Eating

Overview

The title of Henry Jaglom's stream-of-consciousness Eating says it all. Three women (Lisa Blake Richards, Mary Crosby and Marlena Giovi), each celebrating a "milestone" birthday, decide to throw a joint party. Attending the revelries is French documentary filmmaker Martine Nely Alard, who becomes fascinated when none of the guests will touch the meticulously prepared birthday cake. As Martine begins interviewing the partygoers, she discovers the importance that food holds in each of their lives. One of the most ...
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Overview

The title of Henry Jaglom's stream-of-consciousness Eating says it all. Three women (Lisa Blake Richards, Mary Crosby and Marlena Giovi), each celebrating a "milestone" birthday, decide to throw a joint party. Attending the revelries is French documentary filmmaker Martine Nely Alard, who becomes fascinated when none of the guests will touch the meticulously prepared birthday cake. As Martine begins interviewing the partygoers, she discovers the importance that food holds in each of their lives. One of the most revelatory improvisational monologues is delivered by a matriarch portrayed by Frances Bergen, the real-life widow of Edgar Bergen and the mother of Candice. Though Eating is not for everyone's taste, for those in tune with the fiercely independent Jaglom, the film is a cinematic smorgasbord.
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Special Features

Filmmaker commentary by Henry Jaglom; Filmmaker biography; Interactive menus; Scene selection
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Editorial Reviews

All Movie Guide - Andrea LeVasseur
A typical entry in Henry Jaglom's talky oeuvre, Eating features an ensemble cast of Hollywood nobodies exhausting a topic of discussion, and in this case the topic is food. With very little plot, the film follows an intimate cinéma vérité style that suggests the actors are having real conversations at a real birthday party. Most of the attendees are ultra-neurotic actresses and other Southern California party gals, with the exception of the matronly Frances Bergen, who appears to represent the myth of traditional femininity. Talking about food quickly evolves into revealing deep obsessions, eating disorders, and a multitude of personal dissatisfactions. While a pseudo-documentary about women openly discussing body issues could have been interesting, Eating grows old very fast. Jaglom has selected a roomful of privileged, upper-class, mostly white women, and he indulges in every self-depreciating thought they ever had. The point is made very quickly and frequently, accented by moments of sincere humor amidst the psychobabble from wealthy model types complaining about their relationship to food. Although it might seem annoying to some, the film is also strangely fascinating on a voyeuristic level as these women are letting their usually superficial guard down for all to see. Jaglom has a distinct filmmaking style that is surely not for everybody, but those that enjoy peering into the neuroses of others may find Eating to be an interesting social study.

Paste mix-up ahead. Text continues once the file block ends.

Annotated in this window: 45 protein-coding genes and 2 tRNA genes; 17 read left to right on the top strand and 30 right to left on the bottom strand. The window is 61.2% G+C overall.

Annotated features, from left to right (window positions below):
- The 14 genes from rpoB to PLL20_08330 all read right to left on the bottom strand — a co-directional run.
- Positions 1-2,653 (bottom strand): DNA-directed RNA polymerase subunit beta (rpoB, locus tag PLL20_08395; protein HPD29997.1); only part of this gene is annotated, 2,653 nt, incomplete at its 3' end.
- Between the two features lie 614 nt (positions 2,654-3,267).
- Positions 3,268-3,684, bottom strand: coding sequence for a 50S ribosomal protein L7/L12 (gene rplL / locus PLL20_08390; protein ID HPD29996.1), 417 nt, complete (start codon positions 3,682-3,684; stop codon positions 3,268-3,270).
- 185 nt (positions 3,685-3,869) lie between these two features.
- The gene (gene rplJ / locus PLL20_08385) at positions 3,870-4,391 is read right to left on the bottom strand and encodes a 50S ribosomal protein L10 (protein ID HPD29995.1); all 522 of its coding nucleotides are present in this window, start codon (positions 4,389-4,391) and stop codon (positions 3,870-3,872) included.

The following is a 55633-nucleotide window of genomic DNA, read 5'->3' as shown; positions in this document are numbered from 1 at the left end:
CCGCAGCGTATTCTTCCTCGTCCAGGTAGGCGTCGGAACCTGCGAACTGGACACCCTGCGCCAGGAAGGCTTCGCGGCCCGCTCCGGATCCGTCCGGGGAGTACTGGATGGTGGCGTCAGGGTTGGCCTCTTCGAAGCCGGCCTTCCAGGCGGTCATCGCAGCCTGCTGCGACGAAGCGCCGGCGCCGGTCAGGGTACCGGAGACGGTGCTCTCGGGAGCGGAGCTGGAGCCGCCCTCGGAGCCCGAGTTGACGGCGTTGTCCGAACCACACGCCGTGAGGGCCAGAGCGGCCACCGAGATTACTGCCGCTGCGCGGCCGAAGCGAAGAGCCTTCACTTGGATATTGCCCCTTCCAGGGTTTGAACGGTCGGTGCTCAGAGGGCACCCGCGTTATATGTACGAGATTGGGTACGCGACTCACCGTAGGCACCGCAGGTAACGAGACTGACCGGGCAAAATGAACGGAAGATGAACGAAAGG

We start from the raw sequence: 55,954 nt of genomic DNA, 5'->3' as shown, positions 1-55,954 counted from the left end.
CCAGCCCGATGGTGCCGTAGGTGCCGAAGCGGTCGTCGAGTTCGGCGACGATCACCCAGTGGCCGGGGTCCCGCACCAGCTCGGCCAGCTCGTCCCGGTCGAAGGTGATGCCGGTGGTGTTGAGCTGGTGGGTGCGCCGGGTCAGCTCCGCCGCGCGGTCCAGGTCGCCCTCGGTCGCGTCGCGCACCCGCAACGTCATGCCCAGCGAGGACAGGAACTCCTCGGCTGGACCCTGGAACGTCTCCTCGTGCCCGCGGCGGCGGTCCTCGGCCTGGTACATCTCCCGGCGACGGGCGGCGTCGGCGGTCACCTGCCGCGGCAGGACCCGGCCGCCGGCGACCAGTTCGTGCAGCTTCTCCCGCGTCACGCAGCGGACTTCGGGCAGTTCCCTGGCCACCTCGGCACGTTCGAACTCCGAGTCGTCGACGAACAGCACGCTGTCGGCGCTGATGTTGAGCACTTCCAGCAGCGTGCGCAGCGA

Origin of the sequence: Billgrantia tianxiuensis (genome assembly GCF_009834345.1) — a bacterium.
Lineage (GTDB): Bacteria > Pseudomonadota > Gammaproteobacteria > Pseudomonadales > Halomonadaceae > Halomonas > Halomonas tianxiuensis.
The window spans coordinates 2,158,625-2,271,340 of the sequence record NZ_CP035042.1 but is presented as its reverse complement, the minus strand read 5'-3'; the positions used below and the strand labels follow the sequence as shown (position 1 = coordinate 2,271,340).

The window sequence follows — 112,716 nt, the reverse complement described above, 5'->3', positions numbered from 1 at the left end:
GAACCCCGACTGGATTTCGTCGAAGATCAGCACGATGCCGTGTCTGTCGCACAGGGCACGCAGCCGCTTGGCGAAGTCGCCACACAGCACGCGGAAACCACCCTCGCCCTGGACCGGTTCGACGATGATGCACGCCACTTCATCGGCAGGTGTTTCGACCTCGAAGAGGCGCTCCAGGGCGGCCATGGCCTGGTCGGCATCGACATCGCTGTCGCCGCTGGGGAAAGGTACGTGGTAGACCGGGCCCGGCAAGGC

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Product Details

  • Release Date: 11/30/2004
  • UPC: 767685964934
  • Original Release: 1990
  • Rating:

  • Source: New Video Group
  • Time: 1:50:00
  • Format: DVD

Scene Index

Side #1 --
1. Early Morning Rituals [9:23]
2. A Delicious Time [10:34]
3. All in the Family [9:37]
4. Motherly Advice [9:36]
5. Professional Courtesy [10:13]
6. Anecdotal Evidence [10:40]
7. Painful Occupation [8:35]
8. Unconditional Love [8:48]
9. Misery Loves Company [9:09]
10. The Way You Are [6:55]
11. Truth Be Told [6:02]
12. Ready for Love [9:31]
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Menu

Side #1 --
   Play
   Scenes
   Extras
      Audio Commentary
         Listen to Audio Commentary From Filmmaker Henry Jaglom On
         Listen to Audio Commentary From Filmmaker Henry Jaglom Off
      About the Filmmaker
      Credits
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